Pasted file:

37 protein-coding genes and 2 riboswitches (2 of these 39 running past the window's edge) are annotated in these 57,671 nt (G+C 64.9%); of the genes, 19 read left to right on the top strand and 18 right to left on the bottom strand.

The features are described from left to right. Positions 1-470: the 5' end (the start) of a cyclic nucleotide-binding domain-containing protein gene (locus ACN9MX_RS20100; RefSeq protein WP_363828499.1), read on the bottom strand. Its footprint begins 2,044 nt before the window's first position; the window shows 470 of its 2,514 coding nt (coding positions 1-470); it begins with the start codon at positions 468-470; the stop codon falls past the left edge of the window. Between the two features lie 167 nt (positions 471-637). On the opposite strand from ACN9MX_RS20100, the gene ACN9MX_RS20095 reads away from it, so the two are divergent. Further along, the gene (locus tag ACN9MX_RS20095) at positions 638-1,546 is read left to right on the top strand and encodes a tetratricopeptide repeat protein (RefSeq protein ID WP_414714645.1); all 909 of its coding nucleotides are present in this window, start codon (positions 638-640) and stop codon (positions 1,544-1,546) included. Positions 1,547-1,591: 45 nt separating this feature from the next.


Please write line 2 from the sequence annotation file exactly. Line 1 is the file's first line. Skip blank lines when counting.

The features are described from left to right. Positions 1-470: the 5' end (the start) of a cyclic nucleotide-binding domain-containing protein gene (locus ACN9MX_RS20100; RefSeq protein WP_363828499.1), read on the bottom strand. Its footprint begins 2,044 nt before the window's first position; the window shows 470 of its 2,514 coding nt (coding positions 1-470); it begins with the start codon at positions 468-470; the stop codon falls past the left edge of the window. Between the two features lie 167 nt (positions 471-637). On the opposite strand from ACN9MX_RS20100, the gene ACN9MX_RS20095 reads away from it, so the two are divergent. Further along, the gene (locus tag ACN9MX_RS20095) at positions 638-1,546 is read left to right on the top strand and encodes a tetratricopeptide repeat protein (RefSeq protein ID WP_414714645.1); all 909 of its coding nucleotides are present in this window, start codon (positions 638-640) and stop codon (positions 1,544-1,546) included. Positions 1,547-1,591: 45 nt separating this feature from the next.